The Union has requested that this matter be brought back on for hearing, alleging that the Company has refused to comply with the findings and directions of the Arbitrator, and seeking greater precision in the way of remedial order. The matter was therefore convened for hearing on an expedited basis for the purposes of refining the Arbitrator’s remedial order in light of the arrangements worked out between the parties, and those areas in which they remain in dispute.

The evidence before the Arbitrator confirms that certain work previously contracted to the employees of Rail-Term was returned into the hands of bargaining unit employees. It appears that in both Montreal (St-Luc Yard) and Toronto (Lambton Yard) bargaining unit employees have been assigned to perform brake tests, pull-by inspections, mechanical inspections and light repairs such as changing out brake shoes. There are, however, certain forms of work which have not been assigned to the bargaining unit, and which are the basis of the parties’ continuing dispute.

The evidence before the Arbitrator establishes that the following work continues to be assigned to employees of Rail-Term:

The thrust of the position advanced by the Company is that the work performed by Rail-Term employees is not "work presently and normally performed" by carmen in the bargaining unit represented by the Union. More specifically, it asserts that the CSX equipment, being leased equipment, is subject to periodic scheduled maintenance, and that such scheduled maintenance has not, traditionally, been assigned exclusively to bargaining unit members. The position argued by the Company is that scheduled maintenance of the Iron Highway train is to be performed weekly, on Saturdays, when the train is out of service. As a result, for example, if a wheel is identified on a Wednesday as being close to the point at which it should be changed out, rather than change the wheel out at that time, the change will be made on Saturday, as part of "scheduled maintenance".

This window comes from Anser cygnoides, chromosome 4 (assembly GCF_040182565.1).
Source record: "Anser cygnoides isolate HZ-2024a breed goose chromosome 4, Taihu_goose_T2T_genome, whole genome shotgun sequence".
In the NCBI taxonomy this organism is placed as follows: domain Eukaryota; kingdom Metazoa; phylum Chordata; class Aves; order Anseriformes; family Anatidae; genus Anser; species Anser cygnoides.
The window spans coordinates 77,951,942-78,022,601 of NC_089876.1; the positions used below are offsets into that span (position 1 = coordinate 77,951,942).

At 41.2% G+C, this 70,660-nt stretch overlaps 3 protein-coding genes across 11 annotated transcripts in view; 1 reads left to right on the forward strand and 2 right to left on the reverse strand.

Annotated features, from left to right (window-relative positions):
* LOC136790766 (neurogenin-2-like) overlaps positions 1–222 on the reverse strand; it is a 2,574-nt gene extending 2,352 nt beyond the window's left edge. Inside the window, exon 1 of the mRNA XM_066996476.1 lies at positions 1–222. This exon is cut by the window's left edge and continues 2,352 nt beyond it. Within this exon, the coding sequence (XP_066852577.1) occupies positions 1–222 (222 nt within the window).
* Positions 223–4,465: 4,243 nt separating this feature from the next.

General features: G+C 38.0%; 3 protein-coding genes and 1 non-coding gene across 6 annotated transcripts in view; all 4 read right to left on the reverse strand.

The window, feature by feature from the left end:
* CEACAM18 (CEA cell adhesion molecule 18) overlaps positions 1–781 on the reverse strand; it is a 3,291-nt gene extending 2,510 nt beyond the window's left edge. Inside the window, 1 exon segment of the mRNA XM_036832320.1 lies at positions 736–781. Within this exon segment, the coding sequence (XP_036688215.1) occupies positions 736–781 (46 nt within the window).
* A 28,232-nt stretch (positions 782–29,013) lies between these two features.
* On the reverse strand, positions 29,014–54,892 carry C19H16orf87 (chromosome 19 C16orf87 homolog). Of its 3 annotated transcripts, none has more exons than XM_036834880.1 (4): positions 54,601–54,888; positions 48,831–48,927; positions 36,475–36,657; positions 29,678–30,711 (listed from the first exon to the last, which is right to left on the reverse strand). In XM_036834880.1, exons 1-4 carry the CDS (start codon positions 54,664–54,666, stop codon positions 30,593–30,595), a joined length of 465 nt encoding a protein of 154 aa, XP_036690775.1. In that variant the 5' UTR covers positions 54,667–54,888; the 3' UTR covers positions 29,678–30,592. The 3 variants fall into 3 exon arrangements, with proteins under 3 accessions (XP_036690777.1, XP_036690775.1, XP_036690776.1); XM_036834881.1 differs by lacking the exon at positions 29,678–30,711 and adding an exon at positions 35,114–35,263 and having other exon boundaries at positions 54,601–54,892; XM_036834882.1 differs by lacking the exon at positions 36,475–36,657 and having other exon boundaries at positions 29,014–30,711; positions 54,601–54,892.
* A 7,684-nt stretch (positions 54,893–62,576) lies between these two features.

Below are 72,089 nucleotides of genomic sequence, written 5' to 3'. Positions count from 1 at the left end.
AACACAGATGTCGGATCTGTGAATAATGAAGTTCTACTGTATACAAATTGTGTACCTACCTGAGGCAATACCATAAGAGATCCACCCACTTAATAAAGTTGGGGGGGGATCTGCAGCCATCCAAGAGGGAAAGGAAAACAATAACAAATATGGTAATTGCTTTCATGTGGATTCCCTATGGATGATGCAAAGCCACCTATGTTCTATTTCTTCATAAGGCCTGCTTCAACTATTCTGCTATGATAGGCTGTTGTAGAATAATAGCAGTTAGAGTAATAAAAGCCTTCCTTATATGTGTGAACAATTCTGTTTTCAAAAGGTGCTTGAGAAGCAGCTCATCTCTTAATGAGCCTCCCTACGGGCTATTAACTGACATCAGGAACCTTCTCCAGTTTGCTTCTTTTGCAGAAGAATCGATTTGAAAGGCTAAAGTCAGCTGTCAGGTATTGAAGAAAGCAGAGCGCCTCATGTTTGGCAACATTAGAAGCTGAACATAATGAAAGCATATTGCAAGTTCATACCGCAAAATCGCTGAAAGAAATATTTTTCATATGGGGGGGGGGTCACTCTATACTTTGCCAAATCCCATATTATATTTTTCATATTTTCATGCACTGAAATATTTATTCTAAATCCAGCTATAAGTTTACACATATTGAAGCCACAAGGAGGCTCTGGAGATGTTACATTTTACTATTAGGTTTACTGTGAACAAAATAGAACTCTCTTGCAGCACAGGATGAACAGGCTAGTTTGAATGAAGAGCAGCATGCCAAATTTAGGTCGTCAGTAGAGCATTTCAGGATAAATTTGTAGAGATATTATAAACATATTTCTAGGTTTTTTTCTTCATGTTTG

The Company’s point of departure is the Arbitrator’s initial award. Its representative stresses that the Arbitrator stated, in part:

There can be little doubt but that the Company has contracted out work presently and normally performed by bargaining unit members. Specifically, such functions as pull-by inspections, mechanical inspections and related running point repairs, as well as brake tests, are all functions which are the core duties and responsibilities of carmen in the service of the Company, both in Toronto and Montreal. …

The position of the Company flows from its view of the concept of running repairs, as distinguished from scheduled, preventative or planned maintenance. The Company stresses that the equipment utilized in the Iron Highway is leased, interchange equipment, which is subject to the interchange rules found in the A.A.R. Field Manual. The rules, described as a code agreed among North American railroads, are intended to allow the roads to handle interchange traffic in such a way as to allow host roads to make the repairs necessary on interchange equipment, while the car owners remain responsible and chargeable for such repairs. The Company’s representative cites the definition of "running repairs" which appears in the Car and Locomotive Cyclopaedia:

A term describing, itemized standard repairs performed and billed by the railroads in accordance with the Interchange Rules.